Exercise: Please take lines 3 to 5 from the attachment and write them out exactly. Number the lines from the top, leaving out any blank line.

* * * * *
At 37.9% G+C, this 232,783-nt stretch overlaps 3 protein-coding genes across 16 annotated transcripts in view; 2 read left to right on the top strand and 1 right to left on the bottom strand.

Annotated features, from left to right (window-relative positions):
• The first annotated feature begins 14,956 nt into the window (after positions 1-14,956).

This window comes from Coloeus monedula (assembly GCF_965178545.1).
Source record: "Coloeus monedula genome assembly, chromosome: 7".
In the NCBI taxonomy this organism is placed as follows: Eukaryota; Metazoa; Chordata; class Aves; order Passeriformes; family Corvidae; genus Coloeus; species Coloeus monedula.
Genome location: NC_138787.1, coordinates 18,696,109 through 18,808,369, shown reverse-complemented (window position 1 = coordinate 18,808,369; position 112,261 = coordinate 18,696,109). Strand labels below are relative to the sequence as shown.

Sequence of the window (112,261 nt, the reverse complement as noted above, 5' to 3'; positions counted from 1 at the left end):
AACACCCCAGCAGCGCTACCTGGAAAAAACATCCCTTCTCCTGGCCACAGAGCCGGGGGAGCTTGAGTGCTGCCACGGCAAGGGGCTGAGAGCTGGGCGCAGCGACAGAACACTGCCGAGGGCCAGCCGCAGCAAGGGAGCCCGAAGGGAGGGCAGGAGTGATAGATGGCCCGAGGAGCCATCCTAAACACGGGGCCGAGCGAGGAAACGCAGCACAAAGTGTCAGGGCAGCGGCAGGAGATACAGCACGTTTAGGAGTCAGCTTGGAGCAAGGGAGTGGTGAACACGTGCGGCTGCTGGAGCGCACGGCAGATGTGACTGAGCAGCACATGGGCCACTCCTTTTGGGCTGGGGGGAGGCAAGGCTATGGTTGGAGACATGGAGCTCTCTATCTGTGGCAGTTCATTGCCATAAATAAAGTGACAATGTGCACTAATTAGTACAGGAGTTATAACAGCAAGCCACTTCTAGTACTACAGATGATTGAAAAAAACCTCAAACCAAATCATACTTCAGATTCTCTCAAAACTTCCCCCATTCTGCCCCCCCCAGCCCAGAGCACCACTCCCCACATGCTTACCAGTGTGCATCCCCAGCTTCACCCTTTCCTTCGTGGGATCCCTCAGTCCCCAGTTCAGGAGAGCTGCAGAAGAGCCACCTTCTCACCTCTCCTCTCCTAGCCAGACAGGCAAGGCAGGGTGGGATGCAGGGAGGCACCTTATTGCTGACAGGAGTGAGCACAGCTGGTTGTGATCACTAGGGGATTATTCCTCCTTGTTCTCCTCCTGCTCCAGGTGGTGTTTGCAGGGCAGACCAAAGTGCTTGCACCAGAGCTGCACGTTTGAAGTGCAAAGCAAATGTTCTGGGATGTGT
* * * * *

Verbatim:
• The first annotated feature begins 14,956 nt into the window (after positions 1-14,956).

This window comes from Coloeus monedula (assembly GCF_965178545.1).
Source record: "Coloeus monedula genome assembly, chromosome: 7".